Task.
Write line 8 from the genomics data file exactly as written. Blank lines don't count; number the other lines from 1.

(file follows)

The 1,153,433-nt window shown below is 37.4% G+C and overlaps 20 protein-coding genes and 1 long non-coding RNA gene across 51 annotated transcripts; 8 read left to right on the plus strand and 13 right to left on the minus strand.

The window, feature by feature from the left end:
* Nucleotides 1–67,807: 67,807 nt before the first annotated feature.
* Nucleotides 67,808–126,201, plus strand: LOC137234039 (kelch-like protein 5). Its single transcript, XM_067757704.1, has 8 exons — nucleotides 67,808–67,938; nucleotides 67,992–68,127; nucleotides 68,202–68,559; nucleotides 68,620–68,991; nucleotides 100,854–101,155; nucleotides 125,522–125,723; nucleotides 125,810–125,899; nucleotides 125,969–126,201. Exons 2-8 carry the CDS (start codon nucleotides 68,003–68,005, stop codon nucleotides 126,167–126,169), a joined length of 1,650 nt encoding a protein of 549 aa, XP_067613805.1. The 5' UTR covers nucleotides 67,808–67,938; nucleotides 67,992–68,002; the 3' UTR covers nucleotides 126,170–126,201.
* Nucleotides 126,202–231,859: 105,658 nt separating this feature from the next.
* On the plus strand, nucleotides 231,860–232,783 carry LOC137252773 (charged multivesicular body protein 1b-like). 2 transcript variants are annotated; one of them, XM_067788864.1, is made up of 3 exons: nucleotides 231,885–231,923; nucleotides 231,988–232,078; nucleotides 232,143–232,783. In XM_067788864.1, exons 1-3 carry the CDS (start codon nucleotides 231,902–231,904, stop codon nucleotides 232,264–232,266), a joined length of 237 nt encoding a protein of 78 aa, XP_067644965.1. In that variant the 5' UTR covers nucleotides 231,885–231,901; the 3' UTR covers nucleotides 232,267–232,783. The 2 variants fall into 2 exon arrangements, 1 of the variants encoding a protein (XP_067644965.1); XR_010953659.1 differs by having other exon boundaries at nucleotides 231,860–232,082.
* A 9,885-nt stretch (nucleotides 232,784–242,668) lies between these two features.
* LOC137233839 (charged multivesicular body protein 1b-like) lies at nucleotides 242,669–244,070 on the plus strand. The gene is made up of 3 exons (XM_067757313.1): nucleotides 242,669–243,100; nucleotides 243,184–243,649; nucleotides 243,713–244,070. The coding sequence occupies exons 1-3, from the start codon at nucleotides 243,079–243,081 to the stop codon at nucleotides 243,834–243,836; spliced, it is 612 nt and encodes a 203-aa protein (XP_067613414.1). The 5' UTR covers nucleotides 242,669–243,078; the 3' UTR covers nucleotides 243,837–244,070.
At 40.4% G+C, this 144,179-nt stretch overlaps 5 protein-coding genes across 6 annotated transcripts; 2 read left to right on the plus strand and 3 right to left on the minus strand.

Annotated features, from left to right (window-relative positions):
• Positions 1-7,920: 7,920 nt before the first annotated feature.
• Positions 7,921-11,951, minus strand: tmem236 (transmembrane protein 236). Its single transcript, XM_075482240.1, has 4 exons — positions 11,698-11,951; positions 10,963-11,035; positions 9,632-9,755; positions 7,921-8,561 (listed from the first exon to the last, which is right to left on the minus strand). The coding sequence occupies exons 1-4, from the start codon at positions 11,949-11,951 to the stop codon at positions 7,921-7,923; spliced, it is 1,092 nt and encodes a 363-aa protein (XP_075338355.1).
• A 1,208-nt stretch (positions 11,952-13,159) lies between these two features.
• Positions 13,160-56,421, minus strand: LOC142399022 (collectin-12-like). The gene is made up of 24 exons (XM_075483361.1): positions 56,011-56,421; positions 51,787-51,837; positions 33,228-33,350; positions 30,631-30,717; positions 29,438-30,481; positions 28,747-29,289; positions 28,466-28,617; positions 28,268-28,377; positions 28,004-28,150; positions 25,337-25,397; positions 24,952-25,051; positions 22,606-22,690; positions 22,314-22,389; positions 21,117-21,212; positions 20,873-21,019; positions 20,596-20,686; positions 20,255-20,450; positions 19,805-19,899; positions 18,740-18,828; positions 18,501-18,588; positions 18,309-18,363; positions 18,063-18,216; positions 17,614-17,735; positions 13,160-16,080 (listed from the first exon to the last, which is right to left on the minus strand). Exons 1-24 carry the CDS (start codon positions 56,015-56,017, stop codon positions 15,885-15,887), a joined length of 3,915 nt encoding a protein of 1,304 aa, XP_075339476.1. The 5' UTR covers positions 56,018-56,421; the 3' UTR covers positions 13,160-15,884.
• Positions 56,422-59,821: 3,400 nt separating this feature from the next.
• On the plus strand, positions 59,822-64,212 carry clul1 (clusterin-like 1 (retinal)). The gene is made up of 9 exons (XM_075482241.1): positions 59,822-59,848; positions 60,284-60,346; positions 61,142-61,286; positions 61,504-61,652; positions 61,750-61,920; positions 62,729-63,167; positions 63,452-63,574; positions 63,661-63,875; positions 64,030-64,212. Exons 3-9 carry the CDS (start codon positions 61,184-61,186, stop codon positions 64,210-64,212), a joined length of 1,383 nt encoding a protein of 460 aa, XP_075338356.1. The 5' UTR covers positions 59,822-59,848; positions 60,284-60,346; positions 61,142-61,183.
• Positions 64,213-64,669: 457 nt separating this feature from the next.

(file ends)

* LOC137233839 (charged multivesicular body protein 1b-like) lies at nucleotides 242,669–244,070 on the plus strand. The gene is made up of 3 exons (XM_067757313.1): nucleotides 242,669–243,100; nucleotides 243,184–243,649; nucleotides 243,713–244,070. The coding sequence occupies exons 1-3, from the start codon at nucleotides 243,079–243,081 to the stop codon at nucleotides 243,834–243,836; spliced, it is 612 nt and encodes a 203-aa protein (XP_067613414.1). The 5' UTR covers nucleotides 242,669–243,078; the 3' UTR covers nucleotides 243,837–244,070.